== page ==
Visible lasers that are not intended for viewing and cannot produce any known eye or skin injury during operation based on a maximum exposure time of 1000 seconds.

N/A

Class 2

Visible lasers considered incapable of emitting laser radiation at levels that are known to cause skin or eye injury within the time period of the human eye aversion response (0.25 seconds).

Class 2M

Not known to cause eye or skin damage within the aversion response time unless collecting optics are used.

N/A

N/A

Class 3a

N/A

Lasers similar to Class 2 with the exception that collecting optics cannot be used to directly view the beam

Visible Only

Lasers similar to Class 2 with the exception that collecting optics cannot be used to directly view the beam

Class 3R

Replaces Class 3a and has different limits.  Up to 5 times the Class 2 limit for visible and 5 times the Class 1 limits for some invisible.

N/A

N/A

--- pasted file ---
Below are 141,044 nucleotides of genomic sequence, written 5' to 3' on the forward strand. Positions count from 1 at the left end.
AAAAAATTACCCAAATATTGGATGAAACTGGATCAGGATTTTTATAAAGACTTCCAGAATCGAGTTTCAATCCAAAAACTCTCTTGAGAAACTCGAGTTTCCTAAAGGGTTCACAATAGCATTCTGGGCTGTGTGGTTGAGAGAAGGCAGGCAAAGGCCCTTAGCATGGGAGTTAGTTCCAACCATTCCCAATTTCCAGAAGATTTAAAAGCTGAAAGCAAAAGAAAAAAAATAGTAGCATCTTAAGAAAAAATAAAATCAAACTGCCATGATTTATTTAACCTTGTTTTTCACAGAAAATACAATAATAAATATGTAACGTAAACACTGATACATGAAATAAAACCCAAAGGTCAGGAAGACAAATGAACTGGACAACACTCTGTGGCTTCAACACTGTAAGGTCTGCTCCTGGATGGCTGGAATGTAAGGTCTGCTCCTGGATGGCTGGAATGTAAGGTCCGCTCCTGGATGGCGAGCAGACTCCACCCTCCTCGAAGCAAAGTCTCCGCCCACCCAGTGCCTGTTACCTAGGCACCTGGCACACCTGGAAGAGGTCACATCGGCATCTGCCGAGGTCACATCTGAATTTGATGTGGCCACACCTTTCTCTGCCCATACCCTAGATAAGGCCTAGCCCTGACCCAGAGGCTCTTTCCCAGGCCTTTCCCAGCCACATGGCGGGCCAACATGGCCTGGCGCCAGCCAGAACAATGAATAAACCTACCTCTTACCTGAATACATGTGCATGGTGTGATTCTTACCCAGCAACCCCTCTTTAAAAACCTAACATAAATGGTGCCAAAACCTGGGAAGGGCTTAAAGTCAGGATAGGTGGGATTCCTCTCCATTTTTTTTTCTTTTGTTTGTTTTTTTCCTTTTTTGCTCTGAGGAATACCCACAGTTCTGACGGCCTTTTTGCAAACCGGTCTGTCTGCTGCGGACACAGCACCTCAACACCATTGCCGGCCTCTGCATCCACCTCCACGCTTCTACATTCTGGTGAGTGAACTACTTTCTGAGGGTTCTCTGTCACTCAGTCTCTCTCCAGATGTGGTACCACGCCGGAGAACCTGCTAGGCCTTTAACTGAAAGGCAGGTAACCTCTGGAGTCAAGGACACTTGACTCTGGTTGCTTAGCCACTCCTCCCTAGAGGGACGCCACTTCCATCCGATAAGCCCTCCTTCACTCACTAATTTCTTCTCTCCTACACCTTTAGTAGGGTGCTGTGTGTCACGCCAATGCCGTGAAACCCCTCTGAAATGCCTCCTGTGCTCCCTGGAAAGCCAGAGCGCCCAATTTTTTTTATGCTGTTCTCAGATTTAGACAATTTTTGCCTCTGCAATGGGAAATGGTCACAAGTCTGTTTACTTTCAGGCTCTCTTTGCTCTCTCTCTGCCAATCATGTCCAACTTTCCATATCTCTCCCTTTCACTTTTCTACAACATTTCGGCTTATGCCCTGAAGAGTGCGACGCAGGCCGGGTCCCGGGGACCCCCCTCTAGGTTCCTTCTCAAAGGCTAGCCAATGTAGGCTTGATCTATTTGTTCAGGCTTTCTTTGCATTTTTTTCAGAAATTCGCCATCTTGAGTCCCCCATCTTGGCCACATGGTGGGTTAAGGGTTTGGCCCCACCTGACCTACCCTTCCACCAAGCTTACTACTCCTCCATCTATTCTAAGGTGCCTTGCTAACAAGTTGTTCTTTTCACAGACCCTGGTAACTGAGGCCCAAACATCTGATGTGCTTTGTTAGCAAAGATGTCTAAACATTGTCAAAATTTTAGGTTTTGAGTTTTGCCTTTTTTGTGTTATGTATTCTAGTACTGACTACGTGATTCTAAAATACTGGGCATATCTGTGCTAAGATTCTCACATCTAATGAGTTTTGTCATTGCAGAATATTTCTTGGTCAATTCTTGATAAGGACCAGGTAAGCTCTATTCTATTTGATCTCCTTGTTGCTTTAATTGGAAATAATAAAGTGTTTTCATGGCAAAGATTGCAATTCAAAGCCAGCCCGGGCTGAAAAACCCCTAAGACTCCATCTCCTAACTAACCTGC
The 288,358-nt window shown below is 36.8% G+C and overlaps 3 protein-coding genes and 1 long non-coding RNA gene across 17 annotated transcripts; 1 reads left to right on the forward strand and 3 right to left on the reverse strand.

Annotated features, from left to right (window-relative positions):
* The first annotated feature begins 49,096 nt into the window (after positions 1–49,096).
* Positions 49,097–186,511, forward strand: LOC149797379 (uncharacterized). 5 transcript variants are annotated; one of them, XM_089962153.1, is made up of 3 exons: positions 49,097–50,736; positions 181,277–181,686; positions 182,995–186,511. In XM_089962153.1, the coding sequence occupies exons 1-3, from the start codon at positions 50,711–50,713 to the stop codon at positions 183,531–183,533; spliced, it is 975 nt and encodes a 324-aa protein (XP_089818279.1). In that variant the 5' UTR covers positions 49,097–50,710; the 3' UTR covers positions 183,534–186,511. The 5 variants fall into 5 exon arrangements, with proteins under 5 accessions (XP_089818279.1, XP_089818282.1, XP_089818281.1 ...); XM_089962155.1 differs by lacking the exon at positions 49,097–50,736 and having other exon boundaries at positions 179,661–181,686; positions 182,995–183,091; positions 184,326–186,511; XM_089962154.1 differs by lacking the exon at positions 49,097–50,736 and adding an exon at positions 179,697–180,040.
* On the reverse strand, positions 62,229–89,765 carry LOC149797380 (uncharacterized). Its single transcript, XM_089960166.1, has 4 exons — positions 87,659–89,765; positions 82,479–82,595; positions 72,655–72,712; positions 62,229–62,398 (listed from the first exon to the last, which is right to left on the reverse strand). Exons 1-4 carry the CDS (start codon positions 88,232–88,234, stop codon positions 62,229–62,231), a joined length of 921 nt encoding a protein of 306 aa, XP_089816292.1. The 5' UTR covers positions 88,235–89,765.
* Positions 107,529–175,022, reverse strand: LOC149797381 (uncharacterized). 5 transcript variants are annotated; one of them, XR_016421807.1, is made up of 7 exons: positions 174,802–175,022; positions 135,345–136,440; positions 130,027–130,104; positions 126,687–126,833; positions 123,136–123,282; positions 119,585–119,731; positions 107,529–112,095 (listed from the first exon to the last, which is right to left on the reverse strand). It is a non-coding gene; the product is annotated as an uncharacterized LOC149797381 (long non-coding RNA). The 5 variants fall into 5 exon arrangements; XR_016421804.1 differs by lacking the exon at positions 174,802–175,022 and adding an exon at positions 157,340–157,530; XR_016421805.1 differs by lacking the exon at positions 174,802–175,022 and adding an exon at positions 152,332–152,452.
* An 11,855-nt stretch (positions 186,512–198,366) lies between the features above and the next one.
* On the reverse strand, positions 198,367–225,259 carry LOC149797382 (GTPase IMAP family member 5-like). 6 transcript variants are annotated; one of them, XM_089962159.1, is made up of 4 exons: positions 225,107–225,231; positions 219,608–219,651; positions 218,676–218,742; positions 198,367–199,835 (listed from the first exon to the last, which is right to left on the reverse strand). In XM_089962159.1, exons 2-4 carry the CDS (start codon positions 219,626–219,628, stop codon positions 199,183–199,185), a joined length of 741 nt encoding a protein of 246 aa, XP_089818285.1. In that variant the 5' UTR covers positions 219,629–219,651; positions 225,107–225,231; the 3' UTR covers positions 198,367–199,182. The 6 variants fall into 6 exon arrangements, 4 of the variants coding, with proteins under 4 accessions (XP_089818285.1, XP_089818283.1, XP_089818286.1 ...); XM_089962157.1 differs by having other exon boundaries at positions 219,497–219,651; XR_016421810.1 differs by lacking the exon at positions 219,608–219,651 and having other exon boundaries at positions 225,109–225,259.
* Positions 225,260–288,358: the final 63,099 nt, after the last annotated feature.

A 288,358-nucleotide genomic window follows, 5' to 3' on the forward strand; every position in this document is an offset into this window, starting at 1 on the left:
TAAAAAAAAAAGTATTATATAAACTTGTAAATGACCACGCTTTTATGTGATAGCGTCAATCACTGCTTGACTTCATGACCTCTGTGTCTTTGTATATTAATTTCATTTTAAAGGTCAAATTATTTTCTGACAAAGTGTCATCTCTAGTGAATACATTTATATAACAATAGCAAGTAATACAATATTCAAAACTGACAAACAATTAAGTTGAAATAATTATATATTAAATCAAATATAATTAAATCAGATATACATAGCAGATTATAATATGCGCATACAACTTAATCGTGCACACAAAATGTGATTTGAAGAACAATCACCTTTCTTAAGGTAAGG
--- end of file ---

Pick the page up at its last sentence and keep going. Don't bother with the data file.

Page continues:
Class 3b

Medium powered lasers (visible or invisible regions) that present a potential eye hazard for intrabeam (direct) or specular (mirror-like) conditions. Class 3b lasers do not present a diffuse (scatter) hazard or significant skin hazard except for higher powered 3b lasers operating at certain wavelength regions.

Class 4

High powered lasers (visible or invisible) considered to present potential acute hazard to the eye and skin for both direct (intrabeam) and scatter (diffused) conditions. Also have potential hazard considerations for fire (ignition) and byproduct emissions from target or process materials.

 

Overview of Laser Safety Classes*

Class

Type of lasers

Meaning

Relationship to MPE

Hazard Area

Typical AEL for CW Lasers

Class 1

Very low power lasers or encapsulated lasers

Safe

MPEs are not exceeded, even for long exposure duration (either 100 seconds or 30000 seconds), even with the use of optical instruments

No hazard area (NOHA)

40 µW for blue

Class 1M

Very low power lasers; either collimated with large beam dia­meter or highly divergent

Safe for the naked eye, potentially hazardous when optical instruments** are used

MPEs are not exceeded for the naked eye, even for long exposure durations, but maybe exceeded with the use of optical instruments**

No hazard area for the naked eye, but hazard area for the use of optical instruments** (extended NOHA)